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Published

19 December 2012

New tone in GMO debate evident at seminar

Future plant biotechnology was the theme of a seminar in Uppsala recently. Its purpose was to disseminate knowledge, but also help to bring about a more sophisticated debate about genetically modified crops and foodstuffs.

Public debate on genetically modified foods has long been polarised, with advocates and opponents in locked positions, far apart. Nevertheless, some tendencies suggest we are heading from a more nuanced discussion tone, with the two camps cautiously drawing closer. This emerged during a seminar. The Future of Plant Biotechnology in Europe, at the beginning of November.

‘It was an excellent seminar, with contributions that emphasised both the potential and the difficulties of using plant biotechnology,’ says Sven Ove Hansson, Professor of Philosophy and programme manager for the Mistra Biotech research programme, which co-arranged the seminar.

Film prompted dialogue with the public

The seminar gathered about a hundred people working in the farm and food sector, including representatives of public agencies, agricultural organisations, companies and researchers. During the day, both new technology and new legislation were discussed. The participants also talked about how researchers in the field can interact with the public.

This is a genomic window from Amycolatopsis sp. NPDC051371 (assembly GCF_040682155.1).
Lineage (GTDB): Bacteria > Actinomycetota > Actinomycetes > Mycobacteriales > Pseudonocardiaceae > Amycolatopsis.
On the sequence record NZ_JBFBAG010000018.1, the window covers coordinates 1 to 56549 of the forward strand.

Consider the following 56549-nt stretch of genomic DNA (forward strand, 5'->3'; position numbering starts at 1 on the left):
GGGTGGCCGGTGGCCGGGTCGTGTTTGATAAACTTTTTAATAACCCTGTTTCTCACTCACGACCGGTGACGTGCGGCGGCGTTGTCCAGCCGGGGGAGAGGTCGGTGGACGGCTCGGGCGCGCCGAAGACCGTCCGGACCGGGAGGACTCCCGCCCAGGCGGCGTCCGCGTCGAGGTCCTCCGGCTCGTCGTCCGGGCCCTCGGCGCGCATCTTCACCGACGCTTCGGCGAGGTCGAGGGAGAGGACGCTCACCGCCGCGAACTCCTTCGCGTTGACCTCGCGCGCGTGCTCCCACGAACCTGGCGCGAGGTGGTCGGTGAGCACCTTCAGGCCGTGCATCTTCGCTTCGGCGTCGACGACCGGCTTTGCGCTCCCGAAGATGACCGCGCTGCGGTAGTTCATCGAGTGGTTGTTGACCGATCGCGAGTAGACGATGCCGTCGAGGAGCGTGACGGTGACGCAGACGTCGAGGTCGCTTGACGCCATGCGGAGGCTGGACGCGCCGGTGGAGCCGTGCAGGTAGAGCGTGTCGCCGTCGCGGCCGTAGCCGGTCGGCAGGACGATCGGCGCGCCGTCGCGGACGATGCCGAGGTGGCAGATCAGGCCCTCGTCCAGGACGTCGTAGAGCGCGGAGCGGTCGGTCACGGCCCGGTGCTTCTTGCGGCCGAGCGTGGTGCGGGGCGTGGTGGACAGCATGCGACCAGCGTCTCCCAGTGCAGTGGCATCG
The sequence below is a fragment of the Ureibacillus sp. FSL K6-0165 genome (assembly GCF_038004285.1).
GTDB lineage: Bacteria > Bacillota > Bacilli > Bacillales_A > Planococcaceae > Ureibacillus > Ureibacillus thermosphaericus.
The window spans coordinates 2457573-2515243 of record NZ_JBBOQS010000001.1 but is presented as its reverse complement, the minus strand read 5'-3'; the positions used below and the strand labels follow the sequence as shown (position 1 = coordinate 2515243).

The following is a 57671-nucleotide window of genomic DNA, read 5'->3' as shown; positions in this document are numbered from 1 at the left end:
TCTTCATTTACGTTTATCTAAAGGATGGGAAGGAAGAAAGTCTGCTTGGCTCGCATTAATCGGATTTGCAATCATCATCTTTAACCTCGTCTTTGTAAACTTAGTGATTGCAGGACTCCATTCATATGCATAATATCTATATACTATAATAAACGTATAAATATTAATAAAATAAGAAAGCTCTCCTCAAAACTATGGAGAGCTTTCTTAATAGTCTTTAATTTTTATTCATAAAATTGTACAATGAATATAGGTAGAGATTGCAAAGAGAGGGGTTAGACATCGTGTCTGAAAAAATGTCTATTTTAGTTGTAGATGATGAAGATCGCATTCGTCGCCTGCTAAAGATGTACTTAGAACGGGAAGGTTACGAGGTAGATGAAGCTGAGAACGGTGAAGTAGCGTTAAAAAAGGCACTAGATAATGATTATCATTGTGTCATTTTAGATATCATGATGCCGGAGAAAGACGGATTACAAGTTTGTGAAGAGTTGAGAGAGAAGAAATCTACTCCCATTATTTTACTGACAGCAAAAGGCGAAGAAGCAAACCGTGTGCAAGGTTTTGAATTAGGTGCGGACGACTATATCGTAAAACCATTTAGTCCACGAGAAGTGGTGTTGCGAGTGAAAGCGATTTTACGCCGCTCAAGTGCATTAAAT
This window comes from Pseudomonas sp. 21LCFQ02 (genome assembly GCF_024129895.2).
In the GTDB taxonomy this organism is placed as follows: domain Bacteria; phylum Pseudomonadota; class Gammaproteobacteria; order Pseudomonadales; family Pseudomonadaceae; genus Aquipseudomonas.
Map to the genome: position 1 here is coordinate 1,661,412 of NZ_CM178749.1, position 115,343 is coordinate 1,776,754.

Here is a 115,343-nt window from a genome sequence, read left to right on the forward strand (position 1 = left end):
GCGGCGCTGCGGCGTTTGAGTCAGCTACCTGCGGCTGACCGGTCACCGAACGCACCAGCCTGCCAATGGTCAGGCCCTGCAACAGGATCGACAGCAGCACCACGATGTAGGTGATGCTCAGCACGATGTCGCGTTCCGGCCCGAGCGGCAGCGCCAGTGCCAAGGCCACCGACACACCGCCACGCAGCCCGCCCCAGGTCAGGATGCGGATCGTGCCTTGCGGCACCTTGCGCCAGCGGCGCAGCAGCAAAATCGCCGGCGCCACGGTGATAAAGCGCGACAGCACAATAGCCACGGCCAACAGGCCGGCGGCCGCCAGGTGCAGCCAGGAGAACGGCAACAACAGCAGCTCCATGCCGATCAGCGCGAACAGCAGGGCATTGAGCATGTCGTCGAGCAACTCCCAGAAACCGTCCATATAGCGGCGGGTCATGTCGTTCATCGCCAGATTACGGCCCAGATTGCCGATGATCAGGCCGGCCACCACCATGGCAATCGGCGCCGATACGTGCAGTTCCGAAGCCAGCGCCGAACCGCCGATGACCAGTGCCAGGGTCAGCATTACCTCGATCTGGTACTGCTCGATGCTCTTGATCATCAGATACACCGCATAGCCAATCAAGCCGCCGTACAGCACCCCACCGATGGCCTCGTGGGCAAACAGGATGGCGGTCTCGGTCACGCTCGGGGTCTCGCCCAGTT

One of the speakers invited was Professor Huw Jones, the British researcher at Rothamsted Research (UK). Jones and his colleagues have developed a new genetically modified (GM) variety of wheat that does not require pesticides. Instead, they have inserted into the wheat a naturally occurring gene that makes the plant produce its own substance that keeps aphid pests at bay.

Field trials with the GM wheat strain at Rothamsted in Hertfordshire, to the north of London, have been strongly criticised by the general public and environmental organisations. Huw Jones described the research team’s active efforts to respond to and inform the public, without denying the risks. Before a demonstration at the end of May, there were even threats to sabotage the field trials. The researchers’ efforts to prevent this included making a YouTube film in which they presented the facts and asked the demonstrators to exercise self-restraint. The protest took place but without any destruction.

Increased acceptance exciting

During the seminar, Huw Jones stated that acceptance of GM crops generally seems to have increased over the past year. Sven Ove Hansson, too, thinks he can detect signs of this and sees exciting years ahead for the Mistra Biotech research programme.

‘I can’t say that there has been any real swing in public opinion, but I can see signs that more objective discussion of biotechnology and genetic engineering has begun. This is a good thing both for research and for our efforts to create sustainable farming,’ says Sven Ove Hansson.

The primary purpose of Mistra Biotech is to use plant biotechnology to reduce the environmental impact of agriculture and food production. However, the research programme also involves an explicit strategy of communicating with society’s various stakeholders, and the seminar was part of this strategy.

Text: Henrik Lundström, Vetenskapsjournalisterna

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